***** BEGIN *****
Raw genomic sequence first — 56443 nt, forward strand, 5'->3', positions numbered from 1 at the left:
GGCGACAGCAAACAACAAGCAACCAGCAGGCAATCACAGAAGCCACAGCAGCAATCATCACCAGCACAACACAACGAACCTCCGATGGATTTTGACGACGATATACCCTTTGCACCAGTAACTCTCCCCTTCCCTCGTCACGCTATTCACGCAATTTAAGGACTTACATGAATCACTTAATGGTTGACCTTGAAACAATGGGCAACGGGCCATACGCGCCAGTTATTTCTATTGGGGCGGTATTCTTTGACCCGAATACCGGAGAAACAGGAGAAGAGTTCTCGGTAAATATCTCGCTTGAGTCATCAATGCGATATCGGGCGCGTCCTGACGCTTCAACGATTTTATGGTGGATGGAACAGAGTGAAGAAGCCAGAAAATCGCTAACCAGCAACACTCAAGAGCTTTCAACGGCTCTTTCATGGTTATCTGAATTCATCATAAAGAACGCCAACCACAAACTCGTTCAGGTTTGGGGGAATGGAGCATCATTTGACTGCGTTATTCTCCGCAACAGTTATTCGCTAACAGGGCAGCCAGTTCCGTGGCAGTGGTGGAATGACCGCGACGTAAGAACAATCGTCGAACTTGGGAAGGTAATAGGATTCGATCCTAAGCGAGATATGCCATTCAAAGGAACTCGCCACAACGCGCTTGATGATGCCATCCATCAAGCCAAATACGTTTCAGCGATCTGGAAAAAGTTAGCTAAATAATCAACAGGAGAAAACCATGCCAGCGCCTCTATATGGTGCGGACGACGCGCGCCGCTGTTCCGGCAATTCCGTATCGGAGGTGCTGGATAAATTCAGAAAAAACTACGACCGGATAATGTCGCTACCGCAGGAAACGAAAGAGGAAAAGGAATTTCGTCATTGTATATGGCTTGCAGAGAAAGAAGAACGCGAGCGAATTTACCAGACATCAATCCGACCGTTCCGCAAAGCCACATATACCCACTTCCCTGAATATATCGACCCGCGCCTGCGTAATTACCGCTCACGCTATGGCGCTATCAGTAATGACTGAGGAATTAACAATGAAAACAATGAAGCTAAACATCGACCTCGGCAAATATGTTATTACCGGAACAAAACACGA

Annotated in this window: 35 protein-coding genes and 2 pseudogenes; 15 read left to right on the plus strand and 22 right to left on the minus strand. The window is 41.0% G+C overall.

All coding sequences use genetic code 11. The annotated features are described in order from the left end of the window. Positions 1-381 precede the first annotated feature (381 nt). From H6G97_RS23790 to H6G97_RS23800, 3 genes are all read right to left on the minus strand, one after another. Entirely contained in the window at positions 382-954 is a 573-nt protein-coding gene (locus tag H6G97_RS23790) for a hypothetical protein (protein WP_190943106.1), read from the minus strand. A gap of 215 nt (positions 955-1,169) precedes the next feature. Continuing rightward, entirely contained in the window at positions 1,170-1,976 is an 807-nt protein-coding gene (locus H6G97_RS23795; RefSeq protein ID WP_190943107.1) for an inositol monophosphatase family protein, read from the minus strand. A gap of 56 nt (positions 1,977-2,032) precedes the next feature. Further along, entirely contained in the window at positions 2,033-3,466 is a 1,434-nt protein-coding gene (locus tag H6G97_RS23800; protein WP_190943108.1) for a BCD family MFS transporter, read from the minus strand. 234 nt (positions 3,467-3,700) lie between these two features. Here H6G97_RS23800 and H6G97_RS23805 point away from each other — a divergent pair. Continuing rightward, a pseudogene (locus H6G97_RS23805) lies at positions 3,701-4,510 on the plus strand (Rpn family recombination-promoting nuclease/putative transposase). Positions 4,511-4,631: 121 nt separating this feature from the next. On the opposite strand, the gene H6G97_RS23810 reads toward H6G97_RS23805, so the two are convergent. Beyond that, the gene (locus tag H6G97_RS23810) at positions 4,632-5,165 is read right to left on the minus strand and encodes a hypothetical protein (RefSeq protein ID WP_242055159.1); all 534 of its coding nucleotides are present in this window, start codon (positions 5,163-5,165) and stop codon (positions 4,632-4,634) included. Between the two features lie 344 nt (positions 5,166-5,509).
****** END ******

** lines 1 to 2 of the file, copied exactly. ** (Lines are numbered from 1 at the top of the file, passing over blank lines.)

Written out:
Raw genomic sequence first — 56443 nt, forward strand, 5'->3', positions numbered from 1 at the left:
GGCGACAGCAAACAACAAGCAACCAGCAGGCAATCACAGAAGCCACAGCAGCAATCATCACCAGCACAACACAACGAACCTCCGATGGATTTTGACGACGATATACCCTTTGCACCAGTAACTCTCCCCTTCCCTCGTCACGCTATTCACGCAATTTAAGGACTTACATGAATCACTTAATGGTTGACCTTGAAACAATGGGCAACGGGCCATACGCGCCAGTTATTTCTATTGGGGCGGTATTCTTTGACCCGAATACCGGAGAAACAGGAGAAGAGTTCTCGGTAAATATCTCGCTTGAGTCATCAATGCGATATCGGGCGCGTCCTGACGCTTCAACGATTTTATGGTGGATGGAACAGAGTGAAGAAGCCAGAAAATCGCTAACCAGCAACACTCAAGAGCTTTCAACGGCTCTTTCATGGTTATCTGAATTCATCATAAAGAACGCCAACCACAAACTCGTTCAGGTTTGGGGGAATGGAGCATCATTTGACTGCGTTATTCTCCGCAACAGTTATTCGCTAACAGGGCAGCCAGTTCCGTGGCAGTGGTGGAATGACCGCGACGTAAGAACAATCGTCGAACTTGGGAAGGTAATAGGATTCGATCCTAAGCGAGATATGCCATTCAAAGGAACTCGCCACAACGCGCTTGATGATGCCATCCATCAAGCCAAATACGTTTCAGCGATCTGGAAAAAGTTAGCTAAATAATCAACAGGAGAAAACCATGCCAGCGCCTCTATATGGTGCGGACGACGCGCGCCGCTGTTCCGGCAATTCCGTATCGGAGGTGCTGGATAAATTCAGAAAAAACTACGACCGGATAATGTCGCTACCGCAGGAAACGAAAGAGGAAAAGGAATTTCGTCATTGTATATGGCTTGCAGAGAAAGAAGAACGCGAGCGAATTTACCAGACATCAATCCGACCGTTCCGCAAAGCCACATATACCCACTTCCCTGAATATATCGACCCGCGCCTGCGTAATTACCGCTCACGCTATGGCGCTATCAGTAATGACTGAGGAATTAACAATGAAAACAATGAAGCTAAACATCGACCTCGGCAAATATGTTATTACCGGAACAAAACACGA